By Dorany Pineda
A state audit report released April 25 revealed hidden funds and excessive administrative salaries in the University of California system amid tuition hikes.
According to the California State Auditor’s Office report, the University of California administration failed to make known to the public and the Board of Regents that it had $175 million in budget reserve funds.
The Office of the President has denied hiding those funds, but has yet to provide evidence to refute the accusations.
The audit also found that administrative staff of the Office of the President received salaries that were much higher than state employees who did the same work.
Auditors discovered, for example, that the senior vice president of government relations received $130,000 more than each of the top three highest-paid state workers in similar jobs.
The Office of the President defended those salaries, stating that employment in the higher education world demanded higher salaries.
Although the state audit established that to be true, it was only for certain executive positions and not for administrative staff.
In a letter written to Gov. Jerry Brown and the Legislature by state auditor Elaine Howle, she wrote: “Our report concludes that the Office of the President has amassed substantial reserve funds, used misleading budgeting practices, provided its employees with generous salaries and atypical benefits, and failed to satisfactorily justify its spending on system-wide initiatives.”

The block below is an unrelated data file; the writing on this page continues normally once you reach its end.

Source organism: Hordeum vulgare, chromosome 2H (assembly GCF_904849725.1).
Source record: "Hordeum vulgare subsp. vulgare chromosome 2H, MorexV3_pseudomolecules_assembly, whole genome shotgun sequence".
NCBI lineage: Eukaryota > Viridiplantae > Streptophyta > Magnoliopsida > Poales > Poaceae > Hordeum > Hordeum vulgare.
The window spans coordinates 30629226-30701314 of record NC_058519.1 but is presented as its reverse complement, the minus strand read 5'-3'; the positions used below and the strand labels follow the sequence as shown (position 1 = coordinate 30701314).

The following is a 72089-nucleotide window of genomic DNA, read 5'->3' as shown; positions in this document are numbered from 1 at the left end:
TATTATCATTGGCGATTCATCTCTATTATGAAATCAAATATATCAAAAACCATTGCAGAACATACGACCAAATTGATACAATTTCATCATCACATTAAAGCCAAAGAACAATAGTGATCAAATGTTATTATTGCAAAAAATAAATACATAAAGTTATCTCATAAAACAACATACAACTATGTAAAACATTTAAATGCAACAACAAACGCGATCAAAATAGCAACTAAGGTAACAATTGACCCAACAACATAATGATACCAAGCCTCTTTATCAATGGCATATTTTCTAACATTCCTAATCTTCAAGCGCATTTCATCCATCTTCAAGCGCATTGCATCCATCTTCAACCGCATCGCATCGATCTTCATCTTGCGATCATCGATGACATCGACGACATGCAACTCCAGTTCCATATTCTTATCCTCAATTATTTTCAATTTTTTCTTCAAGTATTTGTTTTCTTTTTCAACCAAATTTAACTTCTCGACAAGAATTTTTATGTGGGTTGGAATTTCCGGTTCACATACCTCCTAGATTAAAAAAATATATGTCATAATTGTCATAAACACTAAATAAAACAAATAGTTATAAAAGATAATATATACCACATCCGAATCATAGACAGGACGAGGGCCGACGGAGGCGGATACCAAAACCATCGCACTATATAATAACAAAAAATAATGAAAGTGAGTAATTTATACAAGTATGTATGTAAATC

Howle also wrote that the president’s office purposely interfered with the audit process when the auditors contacted individual campuses “about the quality and cost of the services and programs the Office of the President provides to them.”
Campus survey statements that were critical of the office were changed to be more positive, as were the quality ratings. Auditors suggested to the Board of Regents that they contract an independent third party to help them implement and monitor a corrective three-year plan.
The design would focus on accountability and transparency within the Office of the President.
In January, the UC presented a proposal to increase tuition by 2.5 percent after a six-year pause.
Leaders in the UC system, along with the California State University institutions, told the Los Angeles Times in November that they “were pressed to find more money to preserve the vaunted.”
Lt. Gov. Gavin Newsom responded to the auditor’s finds and the UC’s tuition increase, saying that “it is outrageous and unjust to force tuition hikes on students while the UC hides secret funds.”
Newsom called for a reconsideration and reversal of the tuition hikes by the Board of Regents.
President of the UC Student Association Ralph Washington Jr. hopes that the reserve money found goes to helping the student population.
He proposed lowering tuition or helping homeless or starving students.
Assembly members Kevin McCarty, Jose Medina and Al Muratsuchi held a joint hearing yesterday to review the audit finds.
The hearing was titled “The University of California Office of the President: It Failed to Disclose Tens of Millions in Surplus Funds, and Its Budget Practices are Misleading.”